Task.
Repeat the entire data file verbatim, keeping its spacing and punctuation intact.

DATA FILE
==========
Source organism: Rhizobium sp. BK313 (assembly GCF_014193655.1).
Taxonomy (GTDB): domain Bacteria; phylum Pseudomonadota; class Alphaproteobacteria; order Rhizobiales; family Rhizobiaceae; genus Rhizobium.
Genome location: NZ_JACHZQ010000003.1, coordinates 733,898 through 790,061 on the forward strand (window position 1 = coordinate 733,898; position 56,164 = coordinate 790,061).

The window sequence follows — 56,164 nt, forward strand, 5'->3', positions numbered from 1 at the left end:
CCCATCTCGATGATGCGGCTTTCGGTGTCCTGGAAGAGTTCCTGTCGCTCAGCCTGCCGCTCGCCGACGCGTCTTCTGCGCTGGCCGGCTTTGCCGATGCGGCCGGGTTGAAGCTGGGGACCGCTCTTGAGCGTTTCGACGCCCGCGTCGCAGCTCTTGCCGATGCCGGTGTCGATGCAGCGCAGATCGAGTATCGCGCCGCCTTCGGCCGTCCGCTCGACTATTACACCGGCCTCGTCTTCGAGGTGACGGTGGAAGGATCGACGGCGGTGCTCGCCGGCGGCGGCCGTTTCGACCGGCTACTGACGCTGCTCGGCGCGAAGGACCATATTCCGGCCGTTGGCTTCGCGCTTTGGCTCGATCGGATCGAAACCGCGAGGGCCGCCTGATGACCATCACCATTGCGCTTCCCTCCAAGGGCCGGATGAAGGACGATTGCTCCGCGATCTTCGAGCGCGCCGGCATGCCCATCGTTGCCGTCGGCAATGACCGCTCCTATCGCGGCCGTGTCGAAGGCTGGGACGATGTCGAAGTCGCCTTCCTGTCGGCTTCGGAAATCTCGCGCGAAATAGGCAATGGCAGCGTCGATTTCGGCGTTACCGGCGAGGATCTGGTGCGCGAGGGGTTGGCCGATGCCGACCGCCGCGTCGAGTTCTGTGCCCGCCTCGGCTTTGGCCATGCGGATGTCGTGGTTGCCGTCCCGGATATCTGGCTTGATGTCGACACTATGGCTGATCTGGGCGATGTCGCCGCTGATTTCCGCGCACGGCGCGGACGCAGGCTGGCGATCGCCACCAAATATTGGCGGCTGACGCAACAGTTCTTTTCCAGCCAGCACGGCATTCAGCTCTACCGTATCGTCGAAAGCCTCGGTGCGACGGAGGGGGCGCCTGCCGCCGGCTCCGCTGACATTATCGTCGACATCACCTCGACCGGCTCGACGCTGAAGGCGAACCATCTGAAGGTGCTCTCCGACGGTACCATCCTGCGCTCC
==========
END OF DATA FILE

Source organism: Rhizobium sp. BK313 (assembly GCF_014193655.1).
Taxonomy (GTDB): domain Bacteria; phylum Pseudomonadota; class Alphaproteobacteria; order Rhizobiales; family Rhizobiaceae; genus Rhizobium.
Genome location: NZ_JACHZQ010000003.1, coordinates 733,898 through 790,061 on the forward strand (window position 1 = coordinate 733,898; position 56,164 = coordinate 790,061).

The window sequence follows — 56,164 nt, forward strand, 5'->3', positions numbered from 1 at the left end:
CCCATCTCGATGATGCGGCTTTCGGTGTCCTGGAAGAGTTCCTGTCGCTCAGCCTGCCGCTCGCCGACGCGTCTTCTGCGCTGGCCGGCTTTGCCGATGCGGCCGGGTTGAAGCTGGGGACCGCTCTTGAGCGTTTCGACGCCCGCGTCGCAGCTCTTGCCGATGCCGGTGTCGATGCAGCGCAGATCGAGTATCGCGCCGCCTTCGGCCGTCCGCTCGACTATTACACCGGCCTCGTCTTCGAGGTGACGGTGGAAGGATCGACGGCGGTGCTCGCCGGCGGCGGCCGTTTCGACCGGCTACTGACGCTGCTCGGCGCGAAGGACCATATTCCGGCCGTTGGCTTCGCGCTTTGGCTCGATCGGATCGAAACCGCGAGGGCCGCCTGATGACCATCACCATTGCGCTTCCCTCCAAGGGCCGGATGAAGGACGATTGCTCCGCGATCTTCGAGCGCGCCGGCATGCCCATCGTTGCCGTCGGCAATGACCGCTCCTATCGCGGCCGTGTCGAAGGCTGGGACGATGTCGAAGTCGCCTTCCTGTCGGCTTCGGAAATCTCGCGCGAAATAGGCAATGGCAGCGTCGATTTCGGCGTTACCGGCGAGGATCTGGTGCGCGAGGGGTTGGCCGATGCCGACCGCCGCGTCGAGTTCTGTGCCCGCCTCGGCTTTGGCCATGCGGATGTCGTGGTTGCCGTCCCGGATATCTGGCTTGATGTCGACACTATGGCTGATCTGGGCGATGTCGCCGCTGATTTCCGCGCACGGCGCGGACGCAGGCTGGCGATCGCCACCAAATATTGGCGGCTGACGCAACAGTTCTTTTCCAGCCAGCACGGCATTCAGCTCTACCGTATCGTCGAAAGCCTCGGTGCGACGGAGGGGGCGCCTGCCGCCGGCTCCGCTGACATTATCGTCGACATCACCTCGACCGGCTCGACGCTGAAGGCGAACCATCTGAAGGTGCTCTCCGACGGTACCATCCTGCGCTCC